“Leave it to the media to irresponsibly take President Trump out of context and run with negative headlines,” Ms. McEnany said.
The president made the initial remarks Thursday evening at the White House after a scientist, William N. Bryan, the head of science at the Department of Homeland Security, told reporters at the briefing that the government had tested how sunlight and disinfectants — including bleach and alcohol — could kill the coronavirus on surfaces in as little as 30 seconds.
“Supposing we hit the body with a tremendous — whether it’s ultraviolet or just very powerful light,” Mr. Trump said. “And I think you said that hasn’t been checked, but we’re going to test it?” he added, turning to Mr. Bryan, who had returned to his seat. “And then I said, supposing you brought the light inside the body, either through the skin or some other way.”
Apparently reassured that the tests he was proposing would take place, Mr. Trump then theorized about the possible medical benefits of disinfectants in the fight against the virus.
“And then I see the disinfectant where it knocks it out in a minute — one minute — and is there a way we can do something like that by injection inside, or almost a cleaning?” he asked. “Because you see it gets in the lungs and it does a tremendous number on the lungs, so it would be interesting to check that.”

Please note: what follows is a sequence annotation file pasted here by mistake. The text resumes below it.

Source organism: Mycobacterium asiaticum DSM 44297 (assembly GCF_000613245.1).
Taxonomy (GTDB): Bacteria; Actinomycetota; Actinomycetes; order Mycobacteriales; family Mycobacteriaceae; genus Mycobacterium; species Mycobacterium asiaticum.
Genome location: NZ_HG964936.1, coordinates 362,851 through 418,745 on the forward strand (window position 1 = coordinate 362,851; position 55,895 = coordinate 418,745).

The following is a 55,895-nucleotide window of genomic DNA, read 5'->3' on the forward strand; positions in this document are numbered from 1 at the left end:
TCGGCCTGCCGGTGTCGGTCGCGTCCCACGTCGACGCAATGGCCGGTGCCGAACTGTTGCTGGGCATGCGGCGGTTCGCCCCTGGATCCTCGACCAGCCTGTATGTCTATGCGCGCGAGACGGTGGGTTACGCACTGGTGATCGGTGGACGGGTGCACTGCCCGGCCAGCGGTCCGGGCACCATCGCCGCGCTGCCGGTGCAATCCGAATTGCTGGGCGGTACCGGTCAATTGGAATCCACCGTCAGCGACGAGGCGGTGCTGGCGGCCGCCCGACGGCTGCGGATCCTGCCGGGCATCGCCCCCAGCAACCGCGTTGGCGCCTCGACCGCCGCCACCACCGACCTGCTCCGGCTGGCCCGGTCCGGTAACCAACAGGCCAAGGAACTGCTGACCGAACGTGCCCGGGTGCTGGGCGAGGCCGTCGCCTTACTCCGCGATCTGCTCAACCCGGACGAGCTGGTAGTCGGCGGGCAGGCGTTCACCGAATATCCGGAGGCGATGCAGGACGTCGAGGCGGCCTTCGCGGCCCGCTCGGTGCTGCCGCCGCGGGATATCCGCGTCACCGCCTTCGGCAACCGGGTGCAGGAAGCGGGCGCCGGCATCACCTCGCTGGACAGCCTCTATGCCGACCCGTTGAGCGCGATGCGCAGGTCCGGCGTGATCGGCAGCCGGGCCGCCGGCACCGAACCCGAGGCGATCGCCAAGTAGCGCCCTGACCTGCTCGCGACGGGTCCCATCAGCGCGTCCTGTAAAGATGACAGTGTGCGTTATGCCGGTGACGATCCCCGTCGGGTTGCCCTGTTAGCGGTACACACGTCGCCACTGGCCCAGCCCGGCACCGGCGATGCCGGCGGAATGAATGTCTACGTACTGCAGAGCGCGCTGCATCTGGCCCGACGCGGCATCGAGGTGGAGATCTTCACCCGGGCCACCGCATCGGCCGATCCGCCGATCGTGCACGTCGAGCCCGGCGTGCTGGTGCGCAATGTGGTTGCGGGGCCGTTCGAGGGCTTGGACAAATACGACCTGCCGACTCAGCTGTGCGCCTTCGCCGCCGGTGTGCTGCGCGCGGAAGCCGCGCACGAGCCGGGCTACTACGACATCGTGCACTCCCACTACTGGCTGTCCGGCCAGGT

Bleach and other disinfectants may kill microbes, but they also can kill humans if swallowed or if fumes are too powerful. That is why bottles of bleach and other disinfectants carry sharp warnings of ingestion dangers. And experts have long warned that ultraviolet lamps can harm humans if used improperly — when the exposure is outside the body, much less inside. The link between ultraviolet light and skin cancer is well established.
The president’s comments were alarming enough that his own public health appointees felt the need to warn Americans not to take them seriously.
“A reminder to all Americans- PLEASE always talk to your health provider first before administering any treatment/ medication to yourself or a loved one,” Dr. Jerome Adams, the surgeon general, wrote on Twitter. “Your safety is paramount, and doctors and nurses are have years of training to recommend what’s safe and effective.